RV Newsletter: Indigenous youth fight the virtual marginalization of their languages


Illustration by Isela Xospa, under copyright and used by Global Voices with permission.

Rising Voices note: Our monthly newsletter provides a summary of our recent blog posts about all aspects of digital inclusion including access and adoption of digital tools, as well as different ways and opportunities for communities to fully participate online. Read here for previous editions of this newsletter.

Hello readers!  We've been gone a while — sorry about that.  We needed some time to think about what we want this newsletter to be, and we had other interesting stuff going on during our time away.

The pandemic and our shift to digital and virtual lives and work have had troubling consequences for many who were already stuck on the bad side of the digital divide.  But the internet has also been a space of great creativity and rallying, with people fighting for their rights and claiming their space in the digital world.


While we’ve taken some time away, we haven’t stopped keeping up with great stories from around the world.  In this comeback issue, we’d like to highlight for you just a few that were published during this hiatus.

First of all, indigenous content creators are striving not only to promote their native languages but to pass on the embedded cultural meanings to future generations:
Reviving the Cree and Ojibwe languages of Manitoba with TikTok
These African animators are saving their native languages using cartoons

In the same spirit, from Mexico to Australia, indigenous youth are talking about how their languages have been marginalized in a virtual world and practical strategies to take back the power of their languages.  From Mexico to Australia, Indigenous youth reimagine the internet for their languages

Meanwhile, queer people in Bolivia are taking to social media platforms, seeking to amplify their voices in creative ways and spark conversations for awareness.  On the other hand, earth defenders are leveraging the power of digital tools to pool resources and support one another to advance their environmental campaigns.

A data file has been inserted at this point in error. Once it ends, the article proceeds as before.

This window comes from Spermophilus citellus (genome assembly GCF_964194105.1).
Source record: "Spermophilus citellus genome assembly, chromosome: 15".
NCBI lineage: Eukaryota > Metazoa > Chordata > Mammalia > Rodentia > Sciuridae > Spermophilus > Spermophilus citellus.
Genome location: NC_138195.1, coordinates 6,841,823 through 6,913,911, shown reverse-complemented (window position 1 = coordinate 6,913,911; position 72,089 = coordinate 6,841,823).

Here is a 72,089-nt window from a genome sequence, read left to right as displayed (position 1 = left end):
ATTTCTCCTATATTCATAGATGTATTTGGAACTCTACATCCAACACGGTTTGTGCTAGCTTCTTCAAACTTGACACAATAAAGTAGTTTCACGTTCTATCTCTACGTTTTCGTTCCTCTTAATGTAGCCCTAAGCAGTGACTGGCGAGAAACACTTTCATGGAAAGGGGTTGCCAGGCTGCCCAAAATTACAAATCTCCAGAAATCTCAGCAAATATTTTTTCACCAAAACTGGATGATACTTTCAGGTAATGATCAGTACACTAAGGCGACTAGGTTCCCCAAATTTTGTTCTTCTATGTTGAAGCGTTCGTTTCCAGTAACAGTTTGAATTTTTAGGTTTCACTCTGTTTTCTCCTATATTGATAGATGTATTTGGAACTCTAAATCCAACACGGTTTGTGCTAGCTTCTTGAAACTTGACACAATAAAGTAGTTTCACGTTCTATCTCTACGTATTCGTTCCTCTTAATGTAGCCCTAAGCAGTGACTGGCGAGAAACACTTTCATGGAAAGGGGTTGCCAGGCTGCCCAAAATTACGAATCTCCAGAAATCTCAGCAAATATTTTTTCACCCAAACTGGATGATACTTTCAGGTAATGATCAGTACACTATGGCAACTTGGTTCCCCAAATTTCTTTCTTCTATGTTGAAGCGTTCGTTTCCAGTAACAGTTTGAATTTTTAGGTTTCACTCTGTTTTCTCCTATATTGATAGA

COVID-19 has impacted our lives at many levels, education included.  For public libraries striving to support education recovery via ICT technology during this pandemic, Electronic Information for Libraries wants to hear your stories!  Please see here [es] [fr] [ru] for eligibility and application details to the 15th EIFL Innovation Award.  Application due: November 8, 2021


As many are getting used to the “new normal,” leveraging the convenience that the internet provides, indigenous communities across Canada and the US are suffering more disenfranchisement from the digital divide than they did before.  Do you want to join a virtual conversation about what can be done to change things?  Consider registering for the ICS 2021.  Date: October 12-15, 2021


Interested in learning some Sm'algya̱x, a First Nations language indigenous to the Pacific Northwest Coast?  Now you can join other learners here to hear how words are said and what they mean.  Want more?  You can find them on Youtube, too!

For those who work with endangered and/or minority languages, have you heard of Living Dictionaries, a mobile-friendly tool that can help you build a dictionary of your language?  Living Tongues Institute for Endangered Languages has put together a list of free tutorials to get you started.

Looking to text in African vernaculars?  Meet Bhala, an AI enabled mobile keyboard built for African languages, and hear what the Harvard researcher behind it has to say about the first tool of its kind.



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Thanks to Eddie Avila and Ameya Nagarajan for contributions to this newsletter.

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